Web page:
Complementary Effects of In-Stream Structures and Inset Floodplains on Solute Retention
Azinheira, David Lee
MetadataShow full item record
The pollution of streams and rivers is a growing concern, and environmental guidance increasingly suggests stream restoration to improve water quality. ï¿½Solute retention in off channel storage zones such as hyporheic zones and floodplains is typically necessary for significant reaction to occur. ï¿½Yet the effects of two common restoration techniques, in stream structures and inset floodplains, on solute retention have not been rigorously compared. ï¿½We used MIKE SHE to model hydraulics and solute transport in the channel, inset floodplain, and hyporheic zone of a 2nd order stream. ï¿½We varied hydraulic conditions (winter baseflow, summer baseflow, and storm flow), geology (hydraulic conductivity), and stream restoration design parameters (inset floodplain length, and presence of in stream structures). ï¿½In stream structures induced hyporheic exchange during summer baseflow with a low groundwater table (~20% of the year), while floodplains only retained solutes during storm flow conditions (~1% of the year). ï¿½Flow through the hyporheic zone increased linearly with hydraulic conductivity, while residence times decreased linearly. ï¿½Flow through inset floodplains and residence times in both the channel and floodplains increased non linearly with the fraction of bank with floodplains installed. ï¿½The fraction of stream flow that entered inset floodplains was one to three orders of magnitude higher than that through the hyporheic zone, while the residence time and mass storage in the hyporheic zone was one to five orders of magnitude larger than that in floodplain segments. ï¿½Our model results suggest that in stream structures and inset floodplains are complementary practices.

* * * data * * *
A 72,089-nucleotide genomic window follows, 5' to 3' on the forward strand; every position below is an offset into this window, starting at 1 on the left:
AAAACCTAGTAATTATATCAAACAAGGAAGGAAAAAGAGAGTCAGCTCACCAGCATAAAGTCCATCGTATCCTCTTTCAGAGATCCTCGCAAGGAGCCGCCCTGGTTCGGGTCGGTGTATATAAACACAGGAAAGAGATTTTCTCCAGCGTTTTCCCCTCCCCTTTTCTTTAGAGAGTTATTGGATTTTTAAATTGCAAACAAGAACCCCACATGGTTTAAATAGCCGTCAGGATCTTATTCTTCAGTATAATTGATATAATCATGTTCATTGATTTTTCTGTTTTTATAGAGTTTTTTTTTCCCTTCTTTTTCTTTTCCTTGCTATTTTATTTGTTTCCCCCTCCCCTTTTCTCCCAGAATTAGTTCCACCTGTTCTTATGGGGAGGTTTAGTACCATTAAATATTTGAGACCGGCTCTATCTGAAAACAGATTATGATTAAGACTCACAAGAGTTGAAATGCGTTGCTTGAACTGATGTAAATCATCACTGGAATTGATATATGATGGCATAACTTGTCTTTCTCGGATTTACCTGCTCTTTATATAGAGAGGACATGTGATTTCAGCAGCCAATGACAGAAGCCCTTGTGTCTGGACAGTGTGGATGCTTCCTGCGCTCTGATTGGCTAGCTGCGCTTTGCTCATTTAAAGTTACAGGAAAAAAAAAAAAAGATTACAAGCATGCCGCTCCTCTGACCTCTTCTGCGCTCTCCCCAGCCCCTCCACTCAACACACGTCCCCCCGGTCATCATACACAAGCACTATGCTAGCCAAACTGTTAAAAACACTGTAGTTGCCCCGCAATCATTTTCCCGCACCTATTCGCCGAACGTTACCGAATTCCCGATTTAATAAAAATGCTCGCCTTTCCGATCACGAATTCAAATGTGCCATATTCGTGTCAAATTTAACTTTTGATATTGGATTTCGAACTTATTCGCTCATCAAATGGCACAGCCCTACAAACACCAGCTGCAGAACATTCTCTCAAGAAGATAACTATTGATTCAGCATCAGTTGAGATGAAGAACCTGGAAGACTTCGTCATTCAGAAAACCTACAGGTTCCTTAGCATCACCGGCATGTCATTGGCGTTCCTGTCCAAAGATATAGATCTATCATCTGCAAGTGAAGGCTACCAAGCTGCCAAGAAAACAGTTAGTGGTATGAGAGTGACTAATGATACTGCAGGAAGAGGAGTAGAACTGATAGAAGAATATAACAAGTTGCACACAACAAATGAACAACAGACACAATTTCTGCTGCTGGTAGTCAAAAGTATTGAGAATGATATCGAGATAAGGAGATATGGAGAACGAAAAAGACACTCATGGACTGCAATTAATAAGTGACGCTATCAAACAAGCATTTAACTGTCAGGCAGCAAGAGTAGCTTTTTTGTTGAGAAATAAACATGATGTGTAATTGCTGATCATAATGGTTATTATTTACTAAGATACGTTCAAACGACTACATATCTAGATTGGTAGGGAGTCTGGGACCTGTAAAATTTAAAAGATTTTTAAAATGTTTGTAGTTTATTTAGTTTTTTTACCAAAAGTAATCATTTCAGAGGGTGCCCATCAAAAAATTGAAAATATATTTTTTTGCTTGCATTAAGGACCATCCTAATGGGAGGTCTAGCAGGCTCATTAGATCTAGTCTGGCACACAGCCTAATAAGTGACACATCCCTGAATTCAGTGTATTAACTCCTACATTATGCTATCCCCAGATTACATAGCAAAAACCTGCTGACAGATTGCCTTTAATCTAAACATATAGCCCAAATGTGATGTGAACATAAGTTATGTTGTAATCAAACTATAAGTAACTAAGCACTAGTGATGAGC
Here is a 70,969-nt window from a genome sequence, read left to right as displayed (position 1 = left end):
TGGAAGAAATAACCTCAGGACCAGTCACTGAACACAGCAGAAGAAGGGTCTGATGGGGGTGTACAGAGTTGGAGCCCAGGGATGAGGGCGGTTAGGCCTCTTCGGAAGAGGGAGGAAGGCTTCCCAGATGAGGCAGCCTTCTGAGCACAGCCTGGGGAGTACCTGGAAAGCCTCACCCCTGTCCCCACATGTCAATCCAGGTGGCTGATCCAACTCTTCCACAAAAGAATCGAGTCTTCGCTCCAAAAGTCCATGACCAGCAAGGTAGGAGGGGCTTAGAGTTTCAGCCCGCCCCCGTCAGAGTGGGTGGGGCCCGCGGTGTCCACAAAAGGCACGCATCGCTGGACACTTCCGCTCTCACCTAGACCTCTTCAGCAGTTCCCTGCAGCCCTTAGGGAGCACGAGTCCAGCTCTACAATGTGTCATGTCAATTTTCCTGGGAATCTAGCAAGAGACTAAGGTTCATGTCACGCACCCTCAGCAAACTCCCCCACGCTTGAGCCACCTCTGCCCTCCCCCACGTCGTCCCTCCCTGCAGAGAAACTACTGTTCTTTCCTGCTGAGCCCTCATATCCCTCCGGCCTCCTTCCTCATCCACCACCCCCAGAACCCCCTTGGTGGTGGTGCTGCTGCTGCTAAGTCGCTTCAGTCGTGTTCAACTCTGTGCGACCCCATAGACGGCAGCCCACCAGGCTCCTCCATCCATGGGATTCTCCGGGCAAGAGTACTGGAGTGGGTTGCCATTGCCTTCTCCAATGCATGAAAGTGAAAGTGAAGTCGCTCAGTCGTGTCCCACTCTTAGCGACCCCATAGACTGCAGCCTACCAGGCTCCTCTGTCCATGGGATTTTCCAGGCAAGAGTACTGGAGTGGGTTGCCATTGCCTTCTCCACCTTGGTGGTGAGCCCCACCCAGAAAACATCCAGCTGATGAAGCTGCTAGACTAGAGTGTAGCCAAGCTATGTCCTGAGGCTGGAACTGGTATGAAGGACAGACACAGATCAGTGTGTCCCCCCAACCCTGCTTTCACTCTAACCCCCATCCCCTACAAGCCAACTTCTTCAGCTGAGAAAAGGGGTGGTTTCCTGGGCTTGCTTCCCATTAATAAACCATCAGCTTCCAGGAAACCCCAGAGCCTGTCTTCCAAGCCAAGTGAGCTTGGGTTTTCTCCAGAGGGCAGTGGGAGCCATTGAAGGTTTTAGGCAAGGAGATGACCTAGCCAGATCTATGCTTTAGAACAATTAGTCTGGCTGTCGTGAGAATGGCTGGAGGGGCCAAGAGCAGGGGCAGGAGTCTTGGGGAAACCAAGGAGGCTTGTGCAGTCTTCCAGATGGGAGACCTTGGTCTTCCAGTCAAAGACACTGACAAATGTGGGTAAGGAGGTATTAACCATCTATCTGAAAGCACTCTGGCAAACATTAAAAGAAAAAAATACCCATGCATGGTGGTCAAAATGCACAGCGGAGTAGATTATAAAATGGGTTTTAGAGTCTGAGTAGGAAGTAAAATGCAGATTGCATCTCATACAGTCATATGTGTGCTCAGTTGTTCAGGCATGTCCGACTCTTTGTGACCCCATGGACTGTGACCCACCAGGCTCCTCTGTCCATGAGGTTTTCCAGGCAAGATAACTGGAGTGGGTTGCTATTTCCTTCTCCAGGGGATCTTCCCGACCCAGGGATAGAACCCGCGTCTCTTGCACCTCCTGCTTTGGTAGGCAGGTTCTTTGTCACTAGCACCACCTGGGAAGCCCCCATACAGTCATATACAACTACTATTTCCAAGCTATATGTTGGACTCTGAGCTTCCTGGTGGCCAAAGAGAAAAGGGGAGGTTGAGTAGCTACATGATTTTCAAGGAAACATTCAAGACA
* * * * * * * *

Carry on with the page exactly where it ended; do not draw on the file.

- Masters Theses